Current Research Students and Testimonials
CCPR currently has PhD students undertaking a wide range of research in culture, media and performance. Projects underway at present include:
- Digital media strategies
- Film policy
- Broadcasting in the UK and Iran
- Television and the State in Korea
- Public Art Projects and Rural Development in Scotland
- Sri Lankan heritage youth, migration and television
- Journalism in China
- The Gaming Audience
- The Film Critic in the Digital Age
- Diasporic Identities and Television
- Discourses of "Casual" and "Hardcore" in Digital Games
- Normahfuzah Ahmad
- Abdulnasser Al-Abri
- Abdul Hadi Bin Che Hassan
- Assel Kamza
- Wafa Khalfan
- Kate Ngai
- Jun Wu
- Xiaodi Wang
- Xing Wei
- Jun Wu
Abdul Hadi Che Hassan, current PhD student
Yesterday marked my first twelve-month journey as a student in this land called Scotland. My passion in communications research brings me here to the prestigious, world class and renowned institution that is University of Glasgow. Since I was small, attending foreign university was on the top of my academic and professional goals and the opportunity knocked on my door at the age of 36. "You are too old for anything like that!" was the immediate response from some friends of mine, but those negative reactions did not stop me although I had to face my inner fears and insecurities. What happens if I can't fit in? What if I let my supervisors down and fail to live up to their expectations? Such questions haunted me yet the last year turned out to be the most exciting year ever in my entire life.
When I first set my foot at this university, I was completely captivated by the unique design of the building. Everything seems so surreal and I felt like a character in my favourite movie! As a CCPR student, I consider myself very lucky for a lot of good reasons. Since day one, I have been given warm treatment by the staff members and peers who make me so welcome. Strangers became friends in an instant. The centre and its activities has become my favorite place if I need friends to talk. I have to admit, being away from family and friends and ‘home’ won't ever be easy, however their warm hospitality helps me blend well with the new environment easily.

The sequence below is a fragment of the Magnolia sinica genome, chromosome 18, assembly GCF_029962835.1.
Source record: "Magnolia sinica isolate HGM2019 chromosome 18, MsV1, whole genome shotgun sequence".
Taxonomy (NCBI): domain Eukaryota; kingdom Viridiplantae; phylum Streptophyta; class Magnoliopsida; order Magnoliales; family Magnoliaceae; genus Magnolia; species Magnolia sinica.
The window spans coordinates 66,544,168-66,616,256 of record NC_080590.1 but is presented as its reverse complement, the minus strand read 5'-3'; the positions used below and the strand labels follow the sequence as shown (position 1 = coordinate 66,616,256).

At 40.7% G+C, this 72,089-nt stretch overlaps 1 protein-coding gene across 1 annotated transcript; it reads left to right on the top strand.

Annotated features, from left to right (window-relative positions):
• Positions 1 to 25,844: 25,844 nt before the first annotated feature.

The most astonishing thing about my time at this university is the ability to fully immerse myself with people from different cultures. This ‘money can't buy’ experience extends my understanding of the cultural spectrum and, as a result, I believe my own personality has been enriched and developed. The limitless cultural exposure makes me value different point of view and appreciate people from other countries more.
My journey as a student will never be completed without my generous supervisors (students in the College of Arts each get two supervisors). Both of them play a major role in helping me to explore my real potential and they push to see my growth as a student and as a person. Their undivided commitment facilitates a way to see things from different perspectives especially in term of exploring diverse and innovative ideas. I have been treated with respect and huge amount of integrity because they emphasize that the PhD is MY project over which I have ownership. As a result, the learning process becomes easier and enjoyable and I am starting to master some valuable skills that cannot be taught in the classroom.
The start of my research process was the toughest challenge of my life: I felt so lonely and isolated. My life changed tremendously only after I started to open up about my academic insecurities. My circle of friends develops well and I find my solace and liberation every time I communicate about my struggle to my new friends. This is one of the great things about this institution: besides providing a strong support system, the whole environment is the perfect platform for you to grow as long as you never stop seeking for opportunity to improve yourself.